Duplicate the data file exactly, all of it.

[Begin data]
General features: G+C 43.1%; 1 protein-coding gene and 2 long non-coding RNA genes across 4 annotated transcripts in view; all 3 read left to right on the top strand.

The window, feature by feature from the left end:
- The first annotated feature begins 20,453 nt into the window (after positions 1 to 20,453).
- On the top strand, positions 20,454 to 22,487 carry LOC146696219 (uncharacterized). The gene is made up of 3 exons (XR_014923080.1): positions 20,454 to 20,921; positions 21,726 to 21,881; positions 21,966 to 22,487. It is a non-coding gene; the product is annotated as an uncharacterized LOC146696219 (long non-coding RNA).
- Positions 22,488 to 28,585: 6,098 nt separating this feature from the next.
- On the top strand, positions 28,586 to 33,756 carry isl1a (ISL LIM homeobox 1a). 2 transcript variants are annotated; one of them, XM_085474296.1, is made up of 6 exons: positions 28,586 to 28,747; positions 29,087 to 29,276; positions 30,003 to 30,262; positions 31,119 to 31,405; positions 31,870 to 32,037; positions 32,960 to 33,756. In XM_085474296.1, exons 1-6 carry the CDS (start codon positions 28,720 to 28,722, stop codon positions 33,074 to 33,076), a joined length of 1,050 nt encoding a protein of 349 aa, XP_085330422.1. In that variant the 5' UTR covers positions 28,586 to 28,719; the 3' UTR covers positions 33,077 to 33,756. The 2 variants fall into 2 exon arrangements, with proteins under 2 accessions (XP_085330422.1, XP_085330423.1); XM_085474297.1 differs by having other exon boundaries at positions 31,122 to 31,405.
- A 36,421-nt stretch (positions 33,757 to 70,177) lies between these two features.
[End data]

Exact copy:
General features: G+C 43.1%; 1 protein-coding gene and 2 long non-coding RNA genes across 4 annotated transcripts in view; all 3 read left to right on the top strand.

The window, feature by feature from the left end:
- The first annotated feature begins 20,453 nt into the window (after positions 1 to 20,453).
- On the top strand, positions 20,454 to 22,487 carry LOC146696219 (uncharacterized). The gene is made up of 3 exons (XR_014923080.1): positions 20,454 to 20,921; positions 21,726 to 21,881; positions 21,966 to 22,487. It is a non-coding gene; the product is annotated as an uncharacterized LOC146696219 (long non-coding RNA).
- Positions 22,488 to 28,585: 6,098 nt separating this feature from the next.
- On the top strand, positions 28,586 to 33,756 carry isl1a (ISL LIM homeobox 1a). 2 transcript variants are annotated; one of them, XM_085474296.1, is made up of 6 exons: positions 28,586 to 28,747; positions 29,087 to 29,276; positions 30,003 to 30,262; positions 31,119 to 31,405; positions 31,870 to 32,037; positions 32,960 to 33,756. In XM_085474296.1, exons 1-6 carry the CDS (start codon positions 28,720 to 28,722, stop codon positions 33,074 to 33,076), a joined length of 1,050 nt encoding a protein of 349 aa, XP_085330422.1. In that variant the 5' UTR covers positions 28,586 to 28,719; the 3' UTR covers positions 33,077 to 33,756. The 2 variants fall into 2 exon arrangements, with proteins under 2 accessions (XP_085330422.1, XP_085330423.1); XM_085474297.1 differs by having other exon boundaries at positions 31,122 to 31,405.
- A 36,421-nt stretch (positions 33,757 to 70,177) lies between these two features.